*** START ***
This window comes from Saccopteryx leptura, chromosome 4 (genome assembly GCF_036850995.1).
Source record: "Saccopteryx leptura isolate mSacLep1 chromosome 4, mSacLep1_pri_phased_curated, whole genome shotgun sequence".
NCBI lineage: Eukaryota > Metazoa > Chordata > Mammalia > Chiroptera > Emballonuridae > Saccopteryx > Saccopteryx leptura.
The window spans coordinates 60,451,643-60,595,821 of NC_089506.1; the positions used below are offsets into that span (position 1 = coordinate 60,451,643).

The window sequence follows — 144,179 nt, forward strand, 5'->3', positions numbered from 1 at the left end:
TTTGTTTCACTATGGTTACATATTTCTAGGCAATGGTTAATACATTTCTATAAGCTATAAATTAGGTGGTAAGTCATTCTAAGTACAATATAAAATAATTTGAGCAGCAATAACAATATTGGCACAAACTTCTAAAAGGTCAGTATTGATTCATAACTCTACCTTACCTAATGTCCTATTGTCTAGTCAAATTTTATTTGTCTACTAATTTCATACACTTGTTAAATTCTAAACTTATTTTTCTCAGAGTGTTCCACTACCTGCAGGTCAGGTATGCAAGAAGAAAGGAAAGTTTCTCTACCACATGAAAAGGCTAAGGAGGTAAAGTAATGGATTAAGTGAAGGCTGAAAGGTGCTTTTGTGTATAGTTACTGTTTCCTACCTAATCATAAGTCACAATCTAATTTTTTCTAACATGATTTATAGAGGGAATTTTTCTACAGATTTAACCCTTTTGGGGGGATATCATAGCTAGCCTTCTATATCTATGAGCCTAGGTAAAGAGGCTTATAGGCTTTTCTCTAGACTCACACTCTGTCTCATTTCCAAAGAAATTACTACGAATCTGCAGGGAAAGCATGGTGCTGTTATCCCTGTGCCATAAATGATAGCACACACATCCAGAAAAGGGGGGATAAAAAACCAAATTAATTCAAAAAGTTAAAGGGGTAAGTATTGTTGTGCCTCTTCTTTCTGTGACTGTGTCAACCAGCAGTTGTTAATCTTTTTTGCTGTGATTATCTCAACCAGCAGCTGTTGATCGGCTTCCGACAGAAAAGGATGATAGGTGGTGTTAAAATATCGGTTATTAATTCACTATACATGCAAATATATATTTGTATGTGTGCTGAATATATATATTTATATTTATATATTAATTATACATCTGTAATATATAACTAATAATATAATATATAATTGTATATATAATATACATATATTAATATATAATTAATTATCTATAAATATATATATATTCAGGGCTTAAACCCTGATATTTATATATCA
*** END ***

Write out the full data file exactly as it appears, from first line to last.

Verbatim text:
This window comes from Saccopteryx leptura, chromosome 4 (genome assembly GCF_036850995.1).
Source record: "Saccopteryx leptura isolate mSacLep1 chromosome 4, mSacLep1_pri_phased_curated, whole genome shotgun sequence".
NCBI lineage: Eukaryota > Metazoa > Chordata > Mammalia > Chiroptera > Emballonuridae > Saccopteryx > Saccopteryx leptura.
The window spans coordinates 60,451,643-60,595,821 of NC_089506.1; the positions used below are offsets into that span (position 1 = coordinate 60,451,643).

The window sequence follows — 144,179 nt, forward strand, 5'->3', positions numbered from 1 at the left end:
TTTGTTTCACTATGGTTACATATTTCTAGGCAATGGTTAATACATTTCTATAAGCTATAAATTAGGTGGTAAGTCATTCTAAGTACAATATAAAATAATTTGAGCAGCAATAACAATATTGGCACAAACTTCTAAAAGGTCAGTATTGATTCATAACTCTACCTTACCTAATGTCCTATTGTCTAGTCAAATTTTATTTGTCTACTAATTTCATACACTTGTTAAATTCTAAACTTATTTTTCTCAGAGTGTTCCACTACCTGCAGGTCAGGTATGCAAGAAGAAAGGAAAGTTTCTCTACCACATGAAAAGGCTAAGGAGGTAAAGTAATGGATTAAGTGAAGGCTGAAAGGTGCTTTTGTGTATAGTTACTGTTTCCTACCTAATCATAAGTCACAATCTAATTTTTTCTAACATGATTTATAGAGGGAATTTTTCTACAGATTTAACCCTTTTGGGGGGATATCATAGCTAGCCTTCTATATCTATGAGCCTAGGTAAAGAGGCTTATAGGCTTTTCTCTAGACTCACACTCTGTCTCATTTCCAAAGAAATTACTACGAATCTGCAGGGAAAGCATGGTGCTGTTATCCCTGTGCCATAAATGATAGCACACACATCCAGAAAAGGGGGGATAAAAAACCAAATTAATTCAAAAAGTTAAAGGGGTAAGTATTGTTGTGCCTCTTCTTTCTGTGACTGTGTCAACCAGCAGTTGTTAATCTTTTTTGCTGTGATTATCTCAACCAGCAGCTGTTGATCGGCTTCCGACAGAAAAGGATGATAGGTGGTGTTAAAATATCGGTTATTAATTCACTATACATGCAAATATATATTTGTATGTGTGCTGAATATATATATTTATATTTATATATTAATTATACATCTGTAATATATAACTAATAATATAATATATAATTGTATATATAATATACATATATTAATATATAATTAATTATCTATAAATATATATATATTCAGGGCTTAAACCCTGATATTTATATATCA